Representatives from the Department of Transportation (DOT) offered a plan during the Community Board 5 combined Transportation Services and Public Transportation committees meeting Tuesday night to fix problems at a dangerous Myrtle Avenue intersection.
The Forest Avenue/Myrtle Avenue/George Street intersection was brought to the DOT’s attention because it is located within the Myrtle Avenue priority corridor.
This intersection “is listed among the corridors for which the Department of Transportation will design and implement safety projects as part of the mayor’s Vision Zero initiative, which aims at eliminating all traffic-related fatalities,” said Arban Vigni, project manager with the DOT.
The high-traffic area sees an abundance of not only vehicles, but also pedestrians, with high volumes of seniors and students using the crosswalk. Two buses, the Q39 on Forest Avenue and the Q55 on Myrtle Avenue, also pass through the area, adding to congestion.
“Judging from the frequency and severity of crashes that occurred here between 2009 and 2013, the intersection has been designated a high pedestrian crash location,” Vigni said.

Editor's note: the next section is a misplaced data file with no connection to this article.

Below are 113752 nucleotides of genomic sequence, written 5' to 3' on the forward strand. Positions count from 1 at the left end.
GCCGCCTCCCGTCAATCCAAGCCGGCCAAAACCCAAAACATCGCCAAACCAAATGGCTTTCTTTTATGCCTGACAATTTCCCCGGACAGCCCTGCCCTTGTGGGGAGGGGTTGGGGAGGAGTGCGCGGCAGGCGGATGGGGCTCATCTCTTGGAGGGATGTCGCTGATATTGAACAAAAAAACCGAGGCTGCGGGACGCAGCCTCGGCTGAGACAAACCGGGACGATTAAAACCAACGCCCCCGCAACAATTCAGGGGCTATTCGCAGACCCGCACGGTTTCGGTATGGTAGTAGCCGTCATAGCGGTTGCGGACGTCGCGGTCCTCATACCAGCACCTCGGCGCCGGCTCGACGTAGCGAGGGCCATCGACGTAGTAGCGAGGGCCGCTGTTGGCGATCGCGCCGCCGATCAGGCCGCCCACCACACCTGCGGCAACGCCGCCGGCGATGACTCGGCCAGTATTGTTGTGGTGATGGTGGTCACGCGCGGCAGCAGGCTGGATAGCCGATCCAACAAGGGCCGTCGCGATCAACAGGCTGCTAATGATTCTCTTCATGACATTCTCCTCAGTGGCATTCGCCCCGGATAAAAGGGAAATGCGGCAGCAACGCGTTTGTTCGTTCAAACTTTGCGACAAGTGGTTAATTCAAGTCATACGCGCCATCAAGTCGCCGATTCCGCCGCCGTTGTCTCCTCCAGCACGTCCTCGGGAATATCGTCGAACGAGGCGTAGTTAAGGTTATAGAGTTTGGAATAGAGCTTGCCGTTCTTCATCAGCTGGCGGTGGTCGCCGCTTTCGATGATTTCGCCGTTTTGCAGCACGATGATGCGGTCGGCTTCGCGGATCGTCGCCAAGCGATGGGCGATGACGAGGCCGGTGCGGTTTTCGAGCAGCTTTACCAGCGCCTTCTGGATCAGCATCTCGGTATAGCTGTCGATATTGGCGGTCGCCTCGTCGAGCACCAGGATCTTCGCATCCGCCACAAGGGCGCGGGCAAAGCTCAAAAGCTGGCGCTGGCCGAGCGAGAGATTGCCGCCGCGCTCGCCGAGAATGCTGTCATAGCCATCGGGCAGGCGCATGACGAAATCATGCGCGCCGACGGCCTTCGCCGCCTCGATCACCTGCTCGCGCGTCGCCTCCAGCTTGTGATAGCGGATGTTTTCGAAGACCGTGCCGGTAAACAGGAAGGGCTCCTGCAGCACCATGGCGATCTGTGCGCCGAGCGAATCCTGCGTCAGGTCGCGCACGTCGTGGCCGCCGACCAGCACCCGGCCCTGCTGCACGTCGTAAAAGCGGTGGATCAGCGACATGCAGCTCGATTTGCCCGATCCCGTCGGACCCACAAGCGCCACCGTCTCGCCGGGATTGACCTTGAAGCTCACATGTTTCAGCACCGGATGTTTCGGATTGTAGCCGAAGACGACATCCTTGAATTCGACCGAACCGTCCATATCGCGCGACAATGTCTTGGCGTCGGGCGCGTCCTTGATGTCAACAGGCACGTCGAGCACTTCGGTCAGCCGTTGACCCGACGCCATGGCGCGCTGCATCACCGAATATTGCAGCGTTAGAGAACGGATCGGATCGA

During the five-year period, there were 18 crashes, six of them involving pedestrians. Two of those crashes led to severe injuries.
“It’s also worth noting that 50 percent of pedestrians that were involved in crashes were hit while crossing with the signal, whereas the average for Queens is as low as 37 percent,” Vigni said. “This basically shows that turning vehicles do not yield properly at this intersection.”
Vigni pointed out the odd geometry of the location as one reason for the high levels of pedestrian crashes at the intersection. The star-shaped intersection has Myrtle Avenue running east to west, Forest Avenue going north to southeast and George Street going southwest.
The DOT’s proposed changes include adding a concrete curb extension on the south side of the intersection.
“The curb extension would help realign the intersection somewhat and it would shorten the southwest crosswalk by seven feet,” Vigni explained.
This would not interfere with parking on George Street because there is a fire hydrant located on that corner, which restricts vehicles from parking there.
High-visibility crosswalks were already installed on April 15 to increase visibility of pedestrians.
Finally, “peg-a-tracks,” which are yellow dashed lines, will be installed in the center of the intersection to clarify direction of travel for vehicles on Forest Avenue.
The DOT plans to implement these changes in June.